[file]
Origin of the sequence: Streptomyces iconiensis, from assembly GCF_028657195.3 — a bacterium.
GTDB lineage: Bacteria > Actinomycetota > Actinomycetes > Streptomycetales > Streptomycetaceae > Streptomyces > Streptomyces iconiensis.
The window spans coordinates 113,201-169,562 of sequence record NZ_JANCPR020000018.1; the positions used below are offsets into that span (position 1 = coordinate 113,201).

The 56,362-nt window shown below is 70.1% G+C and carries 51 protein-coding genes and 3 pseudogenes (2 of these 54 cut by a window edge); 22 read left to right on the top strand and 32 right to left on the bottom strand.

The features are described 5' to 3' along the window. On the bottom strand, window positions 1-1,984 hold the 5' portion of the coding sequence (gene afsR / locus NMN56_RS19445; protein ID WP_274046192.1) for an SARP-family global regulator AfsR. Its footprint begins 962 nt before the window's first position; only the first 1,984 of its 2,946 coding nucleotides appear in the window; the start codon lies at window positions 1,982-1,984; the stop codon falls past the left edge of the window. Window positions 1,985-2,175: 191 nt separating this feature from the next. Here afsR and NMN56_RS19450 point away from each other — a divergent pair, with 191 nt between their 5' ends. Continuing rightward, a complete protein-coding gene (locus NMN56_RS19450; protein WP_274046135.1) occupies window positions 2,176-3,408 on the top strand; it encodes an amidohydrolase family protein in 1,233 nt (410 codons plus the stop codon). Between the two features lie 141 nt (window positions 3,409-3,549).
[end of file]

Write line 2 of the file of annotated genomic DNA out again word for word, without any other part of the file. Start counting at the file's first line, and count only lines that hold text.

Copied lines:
GTDB lineage: Bacteria > Actinomycetota > Actinomycetes > Streptomycetales > Streptomycetaceae > Streptomyces > Streptomyces iconiensis.